You have an absolute right to a jury trial on most criminal charges. You have a right to trial before an impartial jury. The juries normally consist of 6 people, however, in capital cases, the jury panel is 12. Trial consists of jury selection from a panel of prospective jurors. Both the prosecution and defense are allowed to question the prospective panel regarding their qualifications and background. A certain number of challenges are allowed to each side and jurors also may be excused who are unable to sit for various reasons including opinions about the crime or persons. At a jury trial, the State will make an opening statement and present evidence and witnesses, Your attorney has the right to cross examine witnesses and challenge evidence. You also, through your attorney, can call witnesses and present evidence. You have the right to testify and be treated as any other witness or to not testify and not have that held against you. At the end of the trial, both the prosecution and defense will give closing summary statements and the judge will provide the jury with instructions on the law.
The jury will then leave the courtroom and deliberate to reach a decision regarding the charges. Jury trials may take anywhere from one day to several weeks. Any verdict of a jury must be unanimous. All jurors must agree on the verdict whether it is guilty or not guilty. The foreperson of the jury will come into the courtroom and present the verdict form to the judge. The verdict is read by the clerk.
If a person is found guilty, then the case proceeds to a sentencing phase. Felony charges require the use of the Florida State Sentencing Guidelines which provide a score to different types of criminal charges. This score, as well as many other factors, must be taken into account by the judge in sentencing.
These are matters that you should discuss with Sandefer Law Firm in detail regarding your case and how it will proceed.
Know Your Legal Rights and OptionsRight to a Criminal Defense Lawyer
Defendants have the right to a criminal defense attorney throughout legal proceedings. The court will appoint an attorney for the defendant at no charge if he/she cannot afford to hire one. Yet, at the end of the case, they may be asked to pay all or part of the cost for that attorney, if he/she can afford to.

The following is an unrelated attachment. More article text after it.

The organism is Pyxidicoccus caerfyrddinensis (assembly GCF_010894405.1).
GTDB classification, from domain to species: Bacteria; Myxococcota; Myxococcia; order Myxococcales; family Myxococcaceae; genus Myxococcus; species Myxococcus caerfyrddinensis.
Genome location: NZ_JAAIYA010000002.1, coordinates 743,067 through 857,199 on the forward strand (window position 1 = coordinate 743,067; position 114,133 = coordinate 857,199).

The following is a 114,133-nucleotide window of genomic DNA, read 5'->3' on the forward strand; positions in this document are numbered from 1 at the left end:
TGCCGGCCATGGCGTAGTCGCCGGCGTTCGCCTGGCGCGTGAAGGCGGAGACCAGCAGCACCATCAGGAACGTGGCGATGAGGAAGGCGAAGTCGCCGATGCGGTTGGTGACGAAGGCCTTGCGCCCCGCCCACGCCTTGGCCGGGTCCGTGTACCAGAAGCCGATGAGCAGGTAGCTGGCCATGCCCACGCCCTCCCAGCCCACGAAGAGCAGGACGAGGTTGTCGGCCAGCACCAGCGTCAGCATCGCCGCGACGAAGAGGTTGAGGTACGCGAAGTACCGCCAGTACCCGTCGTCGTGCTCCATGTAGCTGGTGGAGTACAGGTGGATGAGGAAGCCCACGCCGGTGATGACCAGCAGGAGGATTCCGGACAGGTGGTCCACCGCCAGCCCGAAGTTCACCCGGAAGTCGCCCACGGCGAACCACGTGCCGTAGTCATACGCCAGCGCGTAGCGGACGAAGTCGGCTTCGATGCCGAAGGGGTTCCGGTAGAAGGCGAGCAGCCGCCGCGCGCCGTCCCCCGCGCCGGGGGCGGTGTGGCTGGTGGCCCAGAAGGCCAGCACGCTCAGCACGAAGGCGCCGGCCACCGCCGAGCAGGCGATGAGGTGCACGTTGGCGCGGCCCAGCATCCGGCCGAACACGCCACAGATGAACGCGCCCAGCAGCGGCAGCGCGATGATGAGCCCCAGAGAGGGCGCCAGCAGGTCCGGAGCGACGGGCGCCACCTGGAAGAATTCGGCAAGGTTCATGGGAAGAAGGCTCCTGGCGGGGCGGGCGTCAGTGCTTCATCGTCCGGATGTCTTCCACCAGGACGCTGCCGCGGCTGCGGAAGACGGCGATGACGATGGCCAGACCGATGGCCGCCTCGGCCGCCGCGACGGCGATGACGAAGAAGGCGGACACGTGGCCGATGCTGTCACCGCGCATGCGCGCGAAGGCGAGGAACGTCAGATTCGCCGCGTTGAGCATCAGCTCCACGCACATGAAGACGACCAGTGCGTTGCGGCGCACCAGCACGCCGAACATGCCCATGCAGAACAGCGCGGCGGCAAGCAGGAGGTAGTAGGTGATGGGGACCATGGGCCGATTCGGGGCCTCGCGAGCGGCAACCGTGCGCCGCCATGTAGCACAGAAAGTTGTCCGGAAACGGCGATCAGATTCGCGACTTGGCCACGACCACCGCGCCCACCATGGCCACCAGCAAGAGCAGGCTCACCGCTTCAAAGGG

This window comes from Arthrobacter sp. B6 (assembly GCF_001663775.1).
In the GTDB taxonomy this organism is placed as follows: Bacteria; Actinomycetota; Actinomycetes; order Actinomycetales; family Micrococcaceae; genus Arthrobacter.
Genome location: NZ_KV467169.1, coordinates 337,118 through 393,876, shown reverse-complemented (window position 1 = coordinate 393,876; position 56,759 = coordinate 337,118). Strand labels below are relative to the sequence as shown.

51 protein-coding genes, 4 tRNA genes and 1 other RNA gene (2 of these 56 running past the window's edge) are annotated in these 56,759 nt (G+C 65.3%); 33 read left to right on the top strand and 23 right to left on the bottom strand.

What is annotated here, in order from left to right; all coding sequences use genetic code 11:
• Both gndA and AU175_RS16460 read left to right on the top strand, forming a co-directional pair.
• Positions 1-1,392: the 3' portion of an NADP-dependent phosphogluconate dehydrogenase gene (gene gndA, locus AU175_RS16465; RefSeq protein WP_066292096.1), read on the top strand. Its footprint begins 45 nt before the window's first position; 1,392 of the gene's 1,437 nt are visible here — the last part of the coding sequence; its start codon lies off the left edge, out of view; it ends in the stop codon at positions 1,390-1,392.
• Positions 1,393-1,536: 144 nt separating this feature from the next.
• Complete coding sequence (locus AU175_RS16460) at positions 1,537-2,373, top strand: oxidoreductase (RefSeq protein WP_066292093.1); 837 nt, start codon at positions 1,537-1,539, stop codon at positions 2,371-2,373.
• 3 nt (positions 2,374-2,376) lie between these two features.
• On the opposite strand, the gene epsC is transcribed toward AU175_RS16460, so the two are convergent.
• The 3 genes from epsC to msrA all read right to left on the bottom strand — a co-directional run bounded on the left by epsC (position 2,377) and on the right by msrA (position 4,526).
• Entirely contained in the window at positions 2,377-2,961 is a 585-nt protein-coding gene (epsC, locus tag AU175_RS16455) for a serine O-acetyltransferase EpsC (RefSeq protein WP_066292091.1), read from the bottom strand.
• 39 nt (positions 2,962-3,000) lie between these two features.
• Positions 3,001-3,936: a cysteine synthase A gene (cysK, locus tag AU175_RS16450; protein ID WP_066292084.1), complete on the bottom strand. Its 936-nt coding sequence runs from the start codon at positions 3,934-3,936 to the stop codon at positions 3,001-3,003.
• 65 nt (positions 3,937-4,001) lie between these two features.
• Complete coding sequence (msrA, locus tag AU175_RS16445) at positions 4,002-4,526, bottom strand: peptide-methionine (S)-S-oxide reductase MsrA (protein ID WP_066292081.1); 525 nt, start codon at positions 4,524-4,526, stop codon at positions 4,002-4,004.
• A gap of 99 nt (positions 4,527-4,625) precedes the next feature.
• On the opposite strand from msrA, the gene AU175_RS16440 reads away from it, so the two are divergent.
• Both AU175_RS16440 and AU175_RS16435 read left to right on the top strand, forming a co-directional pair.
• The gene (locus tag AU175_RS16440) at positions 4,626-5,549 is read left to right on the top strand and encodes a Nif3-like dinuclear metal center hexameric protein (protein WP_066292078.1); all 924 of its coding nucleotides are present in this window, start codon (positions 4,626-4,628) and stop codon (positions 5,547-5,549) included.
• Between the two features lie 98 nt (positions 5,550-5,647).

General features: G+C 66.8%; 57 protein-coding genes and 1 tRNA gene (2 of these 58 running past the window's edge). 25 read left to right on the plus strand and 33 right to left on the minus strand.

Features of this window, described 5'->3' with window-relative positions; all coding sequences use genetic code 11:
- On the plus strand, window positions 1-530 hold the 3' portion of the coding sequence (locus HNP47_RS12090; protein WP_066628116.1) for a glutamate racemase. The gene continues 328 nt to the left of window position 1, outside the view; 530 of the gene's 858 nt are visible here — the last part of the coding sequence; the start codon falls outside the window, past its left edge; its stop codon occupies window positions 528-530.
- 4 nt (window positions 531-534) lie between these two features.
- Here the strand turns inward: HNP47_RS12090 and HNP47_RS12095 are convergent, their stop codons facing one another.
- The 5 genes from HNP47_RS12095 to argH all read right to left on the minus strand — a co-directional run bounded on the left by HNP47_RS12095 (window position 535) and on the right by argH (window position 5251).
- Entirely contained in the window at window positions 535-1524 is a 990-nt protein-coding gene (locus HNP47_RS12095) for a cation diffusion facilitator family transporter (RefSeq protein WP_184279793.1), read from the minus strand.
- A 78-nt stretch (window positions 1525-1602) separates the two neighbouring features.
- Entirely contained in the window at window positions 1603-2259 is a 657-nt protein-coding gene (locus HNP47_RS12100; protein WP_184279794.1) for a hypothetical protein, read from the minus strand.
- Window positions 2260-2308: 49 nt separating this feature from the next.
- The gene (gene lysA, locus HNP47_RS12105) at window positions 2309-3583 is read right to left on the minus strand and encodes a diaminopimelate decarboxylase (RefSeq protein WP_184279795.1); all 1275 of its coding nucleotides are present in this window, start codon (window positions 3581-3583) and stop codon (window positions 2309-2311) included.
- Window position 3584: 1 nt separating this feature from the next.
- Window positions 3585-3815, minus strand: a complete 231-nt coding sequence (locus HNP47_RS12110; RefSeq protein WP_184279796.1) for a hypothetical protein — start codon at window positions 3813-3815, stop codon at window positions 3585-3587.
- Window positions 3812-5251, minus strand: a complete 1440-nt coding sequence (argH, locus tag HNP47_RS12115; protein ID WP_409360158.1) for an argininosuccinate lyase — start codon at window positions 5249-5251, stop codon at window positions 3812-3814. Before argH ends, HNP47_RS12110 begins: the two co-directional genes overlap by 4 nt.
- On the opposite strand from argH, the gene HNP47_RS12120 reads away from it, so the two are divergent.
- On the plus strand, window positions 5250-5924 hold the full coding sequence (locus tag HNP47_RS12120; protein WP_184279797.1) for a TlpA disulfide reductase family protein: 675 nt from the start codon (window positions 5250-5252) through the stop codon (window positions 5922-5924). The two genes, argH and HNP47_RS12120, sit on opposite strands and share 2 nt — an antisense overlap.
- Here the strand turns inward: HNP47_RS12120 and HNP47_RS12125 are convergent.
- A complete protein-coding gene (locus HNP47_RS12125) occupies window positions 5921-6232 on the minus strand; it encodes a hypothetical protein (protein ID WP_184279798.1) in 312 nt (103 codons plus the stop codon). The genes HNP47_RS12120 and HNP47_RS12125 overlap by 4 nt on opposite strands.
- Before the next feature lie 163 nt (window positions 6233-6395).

Right to a Jury Trial
Defendants have the right to a speedy, public jury trial. At the trial, the defendant is presumed innocent, and cannot be convicted unless 6 impartial jurors, or 12 in a capital case such as murder, have been convinced of the defendant's guilt beyond a reasonable doubt.
Right to Confront Witnesses
Defendants have the right to confront and cross-examine all witnesses testifying against them.
Right Against Self-Incrimination
Any person who has been charged with a crime, a Defendant, has the right to remain silent, and the jury will be instructed that silence can not be used against the accused. The Defendant also, conversely, has the absolute right to testify in his or her own behalf and be treated like any other witness.
Right to Produce Evidence
The defendant has the right to present evidence and to have the court issue a subpoena to bring into court all witnesses and evidence favorable to them.
Sandefer Law Firm trial attorneys represent individuals in Criminal Defense, DUI Defense, Drug Crimes, Domestic Violence, Sex Crimes, and Personal Injury cases throughout the Tampa Bay Florida area including Clearwater, St. Petersburg, Largo, Seminole, Pinellas Park, Palm Harbor, Safety Harbor, Tarpon Springs, New Port Richey, Pasadena, St. Pete Beach, Indian Rocks Beach, Redington Beach, Bradenton, Sarasota, Ft. Myers, and all surrounding areas.